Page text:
Spanning from his early twenties with The Department of Lost Wishes, all the way to his sixties with This Phantom Breathe, Collected Poems: Volume Two certainly succeeds in showing Henry’s changing perception of the world. The former is focused on yearning for a sense of love and belonging, and the latter centres around the death of his brother and his retirement from the TV industry - yet both capture the fears and thoughts of their present moment. “I thought it would be nice to include that second book from my twenties,” Henry says. “When people look at me now, they think I’m some grey-haired old buffoon. But I was once in my twenties and I had thoughts and feelings and hopes and dreams, so it’s nice to have some registry of that for people to relate to.” 

So, when you ask me if I’m proud, the answer is that the poems feel like home to me.

I ask Henry what this poetry collection means to him and whether he feels proud of the achievement. He responds by considering the concept of belonging. “You know, I’m working on a radio show and the next one is all about home, so I’ve been trying to think about what home is and I’ve got it down to the fact it’s about acceptance. Home is where you are, who you are, and where people accept you,” he muses. “So, when you ask me if I’m proud, the answer is that the poems feel like home to me. I would accept these as a representation of what I’m about.” Taking a tangent, Normal starts to talk about his first memory, which takes place on Seymour Street in Nottingham, during which he’s four years old and holding a bright red plastic fire truck, moving it back and forth on a window ledge. Then, drawing it all into the point, he adds, “The overall memory I have is that of being present, experiencing a moment where I was just me. And I feel the way about my poetry. That I accept them as myself, and I’m happy with that.”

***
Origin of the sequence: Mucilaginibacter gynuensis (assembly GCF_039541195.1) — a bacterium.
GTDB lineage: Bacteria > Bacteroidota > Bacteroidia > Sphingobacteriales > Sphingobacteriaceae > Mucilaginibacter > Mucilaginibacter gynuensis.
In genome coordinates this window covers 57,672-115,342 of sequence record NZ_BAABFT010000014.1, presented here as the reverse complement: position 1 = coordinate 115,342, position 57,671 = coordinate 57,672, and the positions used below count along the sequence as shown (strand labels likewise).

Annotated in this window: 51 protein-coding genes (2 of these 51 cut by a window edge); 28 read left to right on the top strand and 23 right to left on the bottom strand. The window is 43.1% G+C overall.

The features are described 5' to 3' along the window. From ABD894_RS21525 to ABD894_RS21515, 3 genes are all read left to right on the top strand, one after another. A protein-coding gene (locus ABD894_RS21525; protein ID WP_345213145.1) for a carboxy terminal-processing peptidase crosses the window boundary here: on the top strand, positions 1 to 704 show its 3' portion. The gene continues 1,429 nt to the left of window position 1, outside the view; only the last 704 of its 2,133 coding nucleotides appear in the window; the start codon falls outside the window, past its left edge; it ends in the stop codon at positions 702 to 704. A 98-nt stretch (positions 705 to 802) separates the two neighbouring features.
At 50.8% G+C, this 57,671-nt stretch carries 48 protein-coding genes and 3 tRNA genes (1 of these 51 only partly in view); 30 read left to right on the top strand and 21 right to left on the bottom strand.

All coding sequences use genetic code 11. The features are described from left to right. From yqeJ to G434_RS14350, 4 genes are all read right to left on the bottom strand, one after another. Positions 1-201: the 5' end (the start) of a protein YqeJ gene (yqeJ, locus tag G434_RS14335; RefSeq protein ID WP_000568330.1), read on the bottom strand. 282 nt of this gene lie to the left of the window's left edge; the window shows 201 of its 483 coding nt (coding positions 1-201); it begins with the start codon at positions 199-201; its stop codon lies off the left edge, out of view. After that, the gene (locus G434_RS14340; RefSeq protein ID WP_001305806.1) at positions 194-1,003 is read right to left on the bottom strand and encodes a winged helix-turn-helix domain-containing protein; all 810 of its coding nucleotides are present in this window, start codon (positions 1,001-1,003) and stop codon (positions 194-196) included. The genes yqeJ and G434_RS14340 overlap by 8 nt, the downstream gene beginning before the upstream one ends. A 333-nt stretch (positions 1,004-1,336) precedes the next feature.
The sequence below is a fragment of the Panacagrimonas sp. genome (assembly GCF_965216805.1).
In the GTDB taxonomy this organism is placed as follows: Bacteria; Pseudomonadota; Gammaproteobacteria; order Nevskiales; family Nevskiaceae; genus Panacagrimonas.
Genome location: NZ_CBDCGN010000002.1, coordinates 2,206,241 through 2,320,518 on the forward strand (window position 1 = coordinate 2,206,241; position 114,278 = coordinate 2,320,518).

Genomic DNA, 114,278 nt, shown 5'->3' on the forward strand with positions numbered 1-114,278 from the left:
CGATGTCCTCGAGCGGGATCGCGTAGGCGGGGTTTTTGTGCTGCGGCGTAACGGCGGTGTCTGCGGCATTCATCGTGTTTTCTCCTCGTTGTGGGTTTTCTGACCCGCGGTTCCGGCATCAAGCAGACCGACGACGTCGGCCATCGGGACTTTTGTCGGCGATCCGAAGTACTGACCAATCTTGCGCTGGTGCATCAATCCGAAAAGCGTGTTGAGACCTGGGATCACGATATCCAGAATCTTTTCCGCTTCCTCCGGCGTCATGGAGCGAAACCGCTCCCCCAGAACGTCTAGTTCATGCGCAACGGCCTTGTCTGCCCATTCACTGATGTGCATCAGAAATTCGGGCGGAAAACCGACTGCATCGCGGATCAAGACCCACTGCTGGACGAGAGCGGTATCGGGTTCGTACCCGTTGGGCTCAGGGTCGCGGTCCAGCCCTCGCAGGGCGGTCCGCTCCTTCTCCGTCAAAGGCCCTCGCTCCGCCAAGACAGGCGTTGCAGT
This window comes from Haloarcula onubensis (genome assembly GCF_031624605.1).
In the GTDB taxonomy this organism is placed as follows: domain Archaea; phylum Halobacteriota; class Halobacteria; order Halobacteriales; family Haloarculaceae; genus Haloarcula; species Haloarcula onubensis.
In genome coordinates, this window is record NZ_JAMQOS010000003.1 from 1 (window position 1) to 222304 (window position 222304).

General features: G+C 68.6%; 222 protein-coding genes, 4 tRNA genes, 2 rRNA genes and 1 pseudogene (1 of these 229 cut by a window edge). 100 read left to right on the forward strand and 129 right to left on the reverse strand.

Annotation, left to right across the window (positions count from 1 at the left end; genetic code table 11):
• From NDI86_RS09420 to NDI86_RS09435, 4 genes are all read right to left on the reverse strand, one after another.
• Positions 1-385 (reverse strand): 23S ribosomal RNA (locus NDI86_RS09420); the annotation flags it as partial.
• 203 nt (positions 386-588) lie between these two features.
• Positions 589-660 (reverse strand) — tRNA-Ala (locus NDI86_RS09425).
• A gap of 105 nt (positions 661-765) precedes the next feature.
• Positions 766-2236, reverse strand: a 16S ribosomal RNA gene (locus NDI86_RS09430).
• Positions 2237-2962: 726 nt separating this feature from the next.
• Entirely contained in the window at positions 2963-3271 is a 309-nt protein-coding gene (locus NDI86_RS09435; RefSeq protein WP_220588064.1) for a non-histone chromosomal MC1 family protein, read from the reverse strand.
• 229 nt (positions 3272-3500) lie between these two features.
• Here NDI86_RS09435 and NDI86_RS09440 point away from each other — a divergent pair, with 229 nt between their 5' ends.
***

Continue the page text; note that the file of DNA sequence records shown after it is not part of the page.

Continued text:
Available as of last month, Collected Poems: Volume Two reads as an honest and often funny selection of poems, offering a range of perspectives from both a younger and older man, meeting together in one collection. A place of home, it’s a pleasant visit for the reader, and a real achievement for the author, who doesn’t plan to give up writing any time soon.  

Collected Poems: Volume Two is available through Flapjack Press


We have a favour to ask

LeftLion is Nottingham’s meeting point for information about what’s going on in our city, from the established organisations to the grassroots. We want to keep what we do free to all to access, but increasingly we are relying on revenue from our readers to continue. Can you spare a few quid each month to support us?

Support LeftLion

Please note, we migrated all recently used accounts to the new site, but you will need to request a password reset

Sign in using

Or using your

Forgot password?

Register an account

Password must be at least 8 characters long, have 1 uppercase, 1 lowercase, 1 number and 1 special character.

Forgotten your password?

Reset your password?

Password must be at least 8 characters long, have 1 uppercase, 1 lowercase, 1 number and 1 special character.